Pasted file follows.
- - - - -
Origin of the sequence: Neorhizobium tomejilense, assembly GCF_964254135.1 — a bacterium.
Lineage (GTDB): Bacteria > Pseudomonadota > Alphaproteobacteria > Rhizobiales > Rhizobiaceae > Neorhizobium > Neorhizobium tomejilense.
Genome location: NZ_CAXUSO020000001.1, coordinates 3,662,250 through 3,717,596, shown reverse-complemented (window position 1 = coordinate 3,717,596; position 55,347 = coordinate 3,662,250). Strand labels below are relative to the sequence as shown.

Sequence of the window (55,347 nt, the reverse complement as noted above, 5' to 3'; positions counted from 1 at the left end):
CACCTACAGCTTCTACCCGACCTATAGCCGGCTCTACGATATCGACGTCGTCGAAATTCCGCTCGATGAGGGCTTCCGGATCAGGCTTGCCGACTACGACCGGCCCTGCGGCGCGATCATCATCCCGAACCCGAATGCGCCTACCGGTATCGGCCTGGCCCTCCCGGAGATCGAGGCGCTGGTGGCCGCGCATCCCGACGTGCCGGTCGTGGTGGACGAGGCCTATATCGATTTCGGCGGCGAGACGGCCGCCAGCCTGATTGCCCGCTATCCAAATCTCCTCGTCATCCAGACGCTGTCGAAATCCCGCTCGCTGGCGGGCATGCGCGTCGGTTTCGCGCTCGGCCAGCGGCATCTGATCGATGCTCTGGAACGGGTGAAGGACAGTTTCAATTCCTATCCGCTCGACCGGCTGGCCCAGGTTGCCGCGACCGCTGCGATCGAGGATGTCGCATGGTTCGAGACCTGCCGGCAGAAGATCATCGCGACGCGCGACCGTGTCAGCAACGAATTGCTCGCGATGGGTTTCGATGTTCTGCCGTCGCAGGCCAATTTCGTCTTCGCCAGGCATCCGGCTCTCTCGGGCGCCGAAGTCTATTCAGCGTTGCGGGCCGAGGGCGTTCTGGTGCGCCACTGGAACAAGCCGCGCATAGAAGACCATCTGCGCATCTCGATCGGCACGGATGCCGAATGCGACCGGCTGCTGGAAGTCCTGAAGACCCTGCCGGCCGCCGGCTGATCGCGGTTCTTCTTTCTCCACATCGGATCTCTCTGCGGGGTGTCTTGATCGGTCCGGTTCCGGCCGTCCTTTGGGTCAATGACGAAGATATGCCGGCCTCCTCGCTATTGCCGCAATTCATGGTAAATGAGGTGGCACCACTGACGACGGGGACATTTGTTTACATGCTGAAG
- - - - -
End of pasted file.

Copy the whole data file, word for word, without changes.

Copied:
Origin of the sequence: Neorhizobium tomejilense, assembly GCF_964254135.1 — a bacterium.
Lineage (GTDB): Bacteria > Pseudomonadota > Alphaproteobacteria > Rhizobiales > Rhizobiaceae > Neorhizobium > Neorhizobium tomejilense.
Genome location: NZ_CAXUSO020000001.1, coordinates 3,662,250 through 3,717,596, shown reverse-complemented (window position 1 = coordinate 3,717,596; position 55,347 = coordinate 3,662,250). Strand labels below are relative to the sequence as shown.

Sequence of the window (55,347 nt, the reverse complement as noted above, 5' to 3'; positions counted from 1 at the left end):
CACCTACAGCTTCTACCCGACCTATAGCCGGCTCTACGATATCGACGTCGTCGAAATTCCGCTCGATGAGGGCTTCCGGATCAGGCTTGCCGACTACGACCGGCCCTGCGGCGCGATCATCATCCCGAACCCGAATGCGCCTACCGGTATCGGCCTGGCCCTCCCGGAGATCGAGGCGCTGGTGGCCGCGCATCCCGACGTGCCGGTCGTGGTGGACGAGGCCTATATCGATTTCGGCGGCGAGACGGCCGCCAGCCTGATTGCCCGCTATCCAAATCTCCTCGTCATCCAGACGCTGTCGAAATCCCGCTCGCTGGCGGGCATGCGCGTCGGTTTCGCGCTCGGCCAGCGGCATCTGATCGATGCTCTGGAACGGGTGAAGGACAGTTTCAATTCCTATCCGCTCGACCGGCTGGCCCAGGTTGCCGCGACCGCTGCGATCGAGGATGTCGCATGGTTCGAGACCTGCCGGCAGAAGATCATCGCGACGCGCGACCGTGTCAGCAACGAATTGCTCGCGATGGGTTTCGATGTTCTGCCGTCGCAGGCCAATTTCGTCTTCGCCAGGCATCCGGCTCTCTCGGGCGCCGAAGTCTATTCAGCGTTGCGGGCCGAGGGCGTTCTGGTGCGCCACTGGAACAAGCCGCGCATAGAAGACCATCTGCGCATCTCGATCGGCACGGATGCCGAATGCGACCGGCTGCTGGAAGTCCTGAAGACCCTGCCGGCCGCCGGCTGATCGCGGTTCTTCTTTCTCCACATCGGATCTCTCTGCGGGGTGTCTTGATCGGTCCGGTTCCGGCCGTCCTTTGGGTCAATGACGAAGATATGCCGGCCTCCTCGCTATTGCCGCAATTCATGGTAAATGAGGTGGCACCACTGACGACGGGGACATTTGTTTACATGCTGAAG